I think, and I am only guessing here, that the wheat base for the gin is what makes this work. Although the Sahara Gin is very dry, it has a softness and a mellow quality which I have noticed before in spirits distilled from wheat. It is that softness combined with the dryness that is making me like the gin so much.

In the Throat 13.5/15

If you like your bar drinks with a dry, lightly bitter finish, then the Sahara Dry Gin will softly rock your cocktail world.

The Afterburn  8.5/10

The Sahara Gin is impressive. That soft, dry finish is very appealing. I usually prefer my gin to be just a little more assertive in the glass, but having said that, I admit I really enjoyed all of the cocktails I constructed with the Sahara.

I guess that the only real criticism I have is in the name. I wish Highwood Distillers had more confidence in themselves, and would begin to trumpet their products and their heritage loudly on their bottle labels. Instead, they often seem to hide behind strange things like a camel on the label or a name for a spirit that really has nothing to do with their distillery or their place in Alberta. If it was me, I would seek out a local landmark and reference it and the distillery in the name of this gin. Maybe something like, Highwood’s Extra Dry Buffalo Jump Gin would work; a graphic artist could make a fantastic label out of that, and a Buffalo would certainly represent the Canadian prairies much better than a camel does.

(Of course the folks at Highwood are probably rolling their eyes at that suggestion wondering why they ever gave me this bottle of gin in the first place.)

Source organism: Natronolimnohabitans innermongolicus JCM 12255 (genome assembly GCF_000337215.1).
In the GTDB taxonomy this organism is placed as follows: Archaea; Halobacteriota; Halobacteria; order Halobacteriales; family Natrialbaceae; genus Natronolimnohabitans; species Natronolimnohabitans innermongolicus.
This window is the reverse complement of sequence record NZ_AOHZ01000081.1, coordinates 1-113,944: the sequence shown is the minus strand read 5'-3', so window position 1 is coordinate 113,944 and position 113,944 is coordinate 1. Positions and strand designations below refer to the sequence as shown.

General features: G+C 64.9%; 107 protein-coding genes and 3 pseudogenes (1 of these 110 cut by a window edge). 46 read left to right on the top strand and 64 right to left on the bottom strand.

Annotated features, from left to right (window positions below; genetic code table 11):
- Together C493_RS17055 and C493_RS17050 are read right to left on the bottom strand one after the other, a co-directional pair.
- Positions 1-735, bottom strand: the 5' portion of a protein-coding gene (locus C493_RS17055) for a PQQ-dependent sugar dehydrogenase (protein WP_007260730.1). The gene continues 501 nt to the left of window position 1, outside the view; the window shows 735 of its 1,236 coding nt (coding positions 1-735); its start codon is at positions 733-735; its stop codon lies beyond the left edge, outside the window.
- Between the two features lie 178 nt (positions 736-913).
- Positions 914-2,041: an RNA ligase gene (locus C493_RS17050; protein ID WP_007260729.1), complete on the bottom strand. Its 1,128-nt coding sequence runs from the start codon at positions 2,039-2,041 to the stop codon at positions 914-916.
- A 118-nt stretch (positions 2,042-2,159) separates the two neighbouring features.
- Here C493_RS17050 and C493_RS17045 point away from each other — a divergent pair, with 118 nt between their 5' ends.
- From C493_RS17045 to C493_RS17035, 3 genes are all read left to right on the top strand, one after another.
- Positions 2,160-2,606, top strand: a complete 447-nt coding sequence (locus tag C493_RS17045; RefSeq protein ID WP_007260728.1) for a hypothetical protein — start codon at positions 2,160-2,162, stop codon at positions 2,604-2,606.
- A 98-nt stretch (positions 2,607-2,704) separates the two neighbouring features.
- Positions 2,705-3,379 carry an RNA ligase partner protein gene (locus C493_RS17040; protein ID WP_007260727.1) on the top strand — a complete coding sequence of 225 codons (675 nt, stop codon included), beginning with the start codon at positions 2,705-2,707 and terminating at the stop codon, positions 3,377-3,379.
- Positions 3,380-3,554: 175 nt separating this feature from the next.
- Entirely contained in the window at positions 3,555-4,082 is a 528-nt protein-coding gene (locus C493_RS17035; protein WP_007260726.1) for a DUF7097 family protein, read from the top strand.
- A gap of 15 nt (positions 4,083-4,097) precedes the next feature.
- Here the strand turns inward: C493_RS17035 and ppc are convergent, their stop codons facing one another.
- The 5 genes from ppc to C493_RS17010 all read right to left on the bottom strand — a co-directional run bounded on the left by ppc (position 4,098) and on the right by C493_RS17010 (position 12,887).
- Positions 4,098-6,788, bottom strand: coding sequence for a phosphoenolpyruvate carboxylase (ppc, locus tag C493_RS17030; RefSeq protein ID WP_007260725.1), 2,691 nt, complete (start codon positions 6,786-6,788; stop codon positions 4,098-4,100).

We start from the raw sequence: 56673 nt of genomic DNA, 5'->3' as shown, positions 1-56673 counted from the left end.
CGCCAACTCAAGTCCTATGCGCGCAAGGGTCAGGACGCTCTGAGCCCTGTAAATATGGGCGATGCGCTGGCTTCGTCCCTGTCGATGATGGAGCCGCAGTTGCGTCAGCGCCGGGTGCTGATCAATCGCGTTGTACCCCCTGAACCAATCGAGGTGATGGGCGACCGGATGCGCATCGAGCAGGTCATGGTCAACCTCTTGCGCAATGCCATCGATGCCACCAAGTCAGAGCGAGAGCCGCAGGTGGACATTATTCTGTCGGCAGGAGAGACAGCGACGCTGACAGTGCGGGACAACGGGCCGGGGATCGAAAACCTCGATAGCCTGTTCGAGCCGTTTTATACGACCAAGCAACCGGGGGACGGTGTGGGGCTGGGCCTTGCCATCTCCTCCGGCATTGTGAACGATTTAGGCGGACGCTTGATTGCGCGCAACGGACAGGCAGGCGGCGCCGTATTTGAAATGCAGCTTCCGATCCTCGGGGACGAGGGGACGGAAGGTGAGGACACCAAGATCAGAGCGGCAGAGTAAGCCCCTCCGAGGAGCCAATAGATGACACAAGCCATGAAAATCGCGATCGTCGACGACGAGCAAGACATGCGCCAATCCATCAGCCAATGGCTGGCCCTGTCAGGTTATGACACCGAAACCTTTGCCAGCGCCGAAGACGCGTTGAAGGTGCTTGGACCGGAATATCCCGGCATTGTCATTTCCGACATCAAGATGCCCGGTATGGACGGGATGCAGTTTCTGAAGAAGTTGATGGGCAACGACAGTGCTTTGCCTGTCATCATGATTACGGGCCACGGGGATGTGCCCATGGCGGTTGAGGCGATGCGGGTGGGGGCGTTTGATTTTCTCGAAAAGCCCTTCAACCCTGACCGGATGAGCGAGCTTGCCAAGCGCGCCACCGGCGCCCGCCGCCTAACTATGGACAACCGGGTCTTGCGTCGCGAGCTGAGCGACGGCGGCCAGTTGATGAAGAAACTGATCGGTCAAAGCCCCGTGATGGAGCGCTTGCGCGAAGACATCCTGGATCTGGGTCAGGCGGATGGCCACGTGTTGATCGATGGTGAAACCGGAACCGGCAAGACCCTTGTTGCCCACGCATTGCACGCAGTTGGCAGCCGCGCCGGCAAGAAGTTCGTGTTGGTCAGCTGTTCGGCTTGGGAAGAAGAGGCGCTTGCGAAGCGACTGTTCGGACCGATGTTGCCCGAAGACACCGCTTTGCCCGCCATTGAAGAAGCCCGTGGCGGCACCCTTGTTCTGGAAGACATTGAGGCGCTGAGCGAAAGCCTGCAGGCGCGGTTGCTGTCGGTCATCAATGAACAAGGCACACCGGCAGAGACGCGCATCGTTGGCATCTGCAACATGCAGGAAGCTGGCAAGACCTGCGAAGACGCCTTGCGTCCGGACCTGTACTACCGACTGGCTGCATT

_____________________________________________________________________________________________________________________________________________________________________

Suggested Recipe

The following recipe came about when I was making a mojito. Two fortunate mistakes, (first I grabbed the Sahara Gin instead of my white rum, and second, I was out of soda so I used ginger ale). All of this led to a most excellent bar drink I call, the Jumping Buffalo Cooler.

The Jumping Buffalo Cooler

2 oz Sahara Dry Gin
1 oz Lime Juice
Ginger Ale
ice
Lime slice
Fresh Mint Leaves

In a tall glass add the Gin and the Lime Juice
Quarter the lime slice and add it to the glass
Bruise the mint leaves to release some oil and add them to the glass
Add Ice and complete with ginger-ale
Enjoy!

______________________________________________________________________________________________________________________________________________________________________

My Final Score is out of 100 and you may (loosely) interpret that score as follows:

0-25 A spirit with a rating this low would actually kill you.
26-49 Depending upon your fortitude you might actually survive this.
50 -59 You are safe to drink this…but you shouldn’t.
60-69 Substandard swill which you may offer to people you do not want to see again.
70-74 Now we have a fair mixing spirit. Accept this but make sure it is mixed into a cocktail.
75-79 You may begin to serve this to friends, again probably still cocktail territory.
80-84 We begin to enjoy this spirit neat or on the rocks. (I will still primarily mix cocktails)
85-89 Excellent for sipping or for mixing!
90-94 Definitely a primary sipping spirit, in fact you may want to hoard this for yourself.
95-97.5 The Cream of the Crop
98+ I haven’t met this bottle yet…but I want to.

Very loosely we may put my scores into terms that you may be familiar with on a Gold, Silver, and Bronze medal scale as follows:

70 – 79.5 Bronze Medal (Recommended only as a mixer)
80 – 89.5 Silver Medal (Recommended for sipping and or a high quality mixer)
90 – 95 Gold Medal (Highly recommended for sipping and for sublime cocktails.)
95.5+ Platinum Award (Highest Recommendation)